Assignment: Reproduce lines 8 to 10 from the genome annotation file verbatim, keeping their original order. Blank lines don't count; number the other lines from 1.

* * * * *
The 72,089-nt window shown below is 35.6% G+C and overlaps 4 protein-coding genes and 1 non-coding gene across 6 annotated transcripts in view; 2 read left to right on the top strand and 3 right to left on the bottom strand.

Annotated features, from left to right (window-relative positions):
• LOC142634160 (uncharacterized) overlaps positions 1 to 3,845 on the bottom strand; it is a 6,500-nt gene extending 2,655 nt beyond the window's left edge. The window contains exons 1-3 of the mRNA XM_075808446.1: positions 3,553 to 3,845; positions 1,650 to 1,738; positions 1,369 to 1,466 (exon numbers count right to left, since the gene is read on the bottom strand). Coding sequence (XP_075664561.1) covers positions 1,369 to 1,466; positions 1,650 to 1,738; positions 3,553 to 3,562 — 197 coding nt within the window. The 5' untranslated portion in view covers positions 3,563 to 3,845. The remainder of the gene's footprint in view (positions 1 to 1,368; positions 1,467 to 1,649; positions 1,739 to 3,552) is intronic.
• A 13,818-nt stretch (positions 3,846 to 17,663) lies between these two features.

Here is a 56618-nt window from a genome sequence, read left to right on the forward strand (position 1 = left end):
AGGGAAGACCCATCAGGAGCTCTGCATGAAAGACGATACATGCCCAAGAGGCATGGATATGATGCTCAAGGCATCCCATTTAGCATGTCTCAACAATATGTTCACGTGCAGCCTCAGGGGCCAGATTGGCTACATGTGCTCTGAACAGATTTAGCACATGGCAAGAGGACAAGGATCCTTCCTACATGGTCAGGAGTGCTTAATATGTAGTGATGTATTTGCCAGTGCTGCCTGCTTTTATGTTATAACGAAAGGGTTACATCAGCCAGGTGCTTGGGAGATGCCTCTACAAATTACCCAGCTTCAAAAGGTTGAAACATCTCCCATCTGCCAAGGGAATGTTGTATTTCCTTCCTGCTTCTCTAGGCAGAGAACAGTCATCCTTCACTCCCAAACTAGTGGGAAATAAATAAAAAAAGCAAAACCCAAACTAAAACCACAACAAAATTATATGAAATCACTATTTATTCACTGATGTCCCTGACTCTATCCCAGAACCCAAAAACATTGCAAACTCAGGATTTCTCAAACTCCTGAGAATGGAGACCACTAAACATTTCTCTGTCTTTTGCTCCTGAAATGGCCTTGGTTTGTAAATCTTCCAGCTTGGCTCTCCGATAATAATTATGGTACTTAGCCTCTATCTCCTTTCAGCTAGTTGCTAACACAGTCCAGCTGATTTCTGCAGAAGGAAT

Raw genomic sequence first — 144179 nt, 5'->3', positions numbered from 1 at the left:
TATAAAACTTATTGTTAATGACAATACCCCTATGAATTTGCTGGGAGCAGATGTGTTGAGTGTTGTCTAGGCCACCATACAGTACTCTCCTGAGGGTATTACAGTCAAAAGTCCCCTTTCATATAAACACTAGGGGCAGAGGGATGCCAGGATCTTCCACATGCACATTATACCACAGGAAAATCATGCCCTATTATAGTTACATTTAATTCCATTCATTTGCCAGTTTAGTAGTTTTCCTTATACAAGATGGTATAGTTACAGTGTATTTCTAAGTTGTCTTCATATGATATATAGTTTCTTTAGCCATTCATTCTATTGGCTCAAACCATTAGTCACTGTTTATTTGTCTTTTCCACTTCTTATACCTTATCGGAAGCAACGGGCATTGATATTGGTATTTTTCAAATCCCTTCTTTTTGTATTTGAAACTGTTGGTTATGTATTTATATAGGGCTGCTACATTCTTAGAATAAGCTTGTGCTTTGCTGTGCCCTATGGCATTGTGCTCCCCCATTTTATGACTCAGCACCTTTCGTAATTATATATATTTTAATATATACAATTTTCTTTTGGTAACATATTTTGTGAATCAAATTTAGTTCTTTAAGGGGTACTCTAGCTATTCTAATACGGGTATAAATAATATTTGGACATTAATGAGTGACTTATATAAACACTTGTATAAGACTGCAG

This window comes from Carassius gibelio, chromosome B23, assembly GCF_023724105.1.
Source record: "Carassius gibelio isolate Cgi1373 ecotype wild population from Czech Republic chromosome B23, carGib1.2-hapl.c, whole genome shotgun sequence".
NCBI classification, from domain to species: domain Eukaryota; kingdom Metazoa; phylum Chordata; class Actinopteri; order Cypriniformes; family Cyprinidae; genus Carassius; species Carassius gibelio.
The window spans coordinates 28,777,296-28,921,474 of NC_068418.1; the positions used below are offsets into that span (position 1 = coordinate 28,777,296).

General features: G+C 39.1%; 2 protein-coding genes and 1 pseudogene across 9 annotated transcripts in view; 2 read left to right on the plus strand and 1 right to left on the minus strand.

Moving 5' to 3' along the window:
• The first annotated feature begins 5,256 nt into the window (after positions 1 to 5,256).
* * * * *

TATAAAACTTATTGTTAATGACAATACCCCTATGAATTTGCTGGGAGCAGATGTGTTGAGTGTTGTCTAGGCCACCATACAGTACTCTCCTGAGGGTATTACAGTCAAAAGTCCCCTTTCATATAAACACTAGGGGCAGAGGGATGCCAGGATCTTCCACATGCACATTATACCACAGGAAAATCATGCCCTATTATAGTTACATTTAATTCCATTCATTTGCCAGTTTAGTAGTTTTCCTTATACAAGATGGTATAGTTACAGTGTATTTCTAAGTTGTCTTCATATGATATATAGTTTCTTTAGCCATTCATTCTATTGGCTCAAACCATTAGTCACTGTTTATTTGTCTTTTCCACTTCTTATACCTTATCGGAAGCAACGGGCATTGATATTGGTATTTTTCAAATCCCTTCTTTTTGTATTTGAAACTGTTGGTTATGTATTTATATAGGGCTGCTACATTCTTAGAATAAGCTTGTGCTTTGCTGTGCCCTATGGCATTGTGCTCCCCCATTTTATGACTCAGCACCTTTCGTAATTATATATATTTTAATATATACAATTTTCTTTTGGTAACATATTTTGTGAATCAAATTTAGTTCTTTAAGGGGTACTCTAGCTATTCTAATACGGGTATAAATAATATTTGGACATTAATGAGTGACTTATATAAACACTTGTATAAGACTGCAG

This window comes from Carassius gibelio, chromosome B23, assembly GCF_023724105.1.
Source record: "Carassius gibelio isolate Cgi1373 ecotype wild population from Czech Republic chromosome B23, carGib1.2-hapl.c, whole genome shotgun sequence".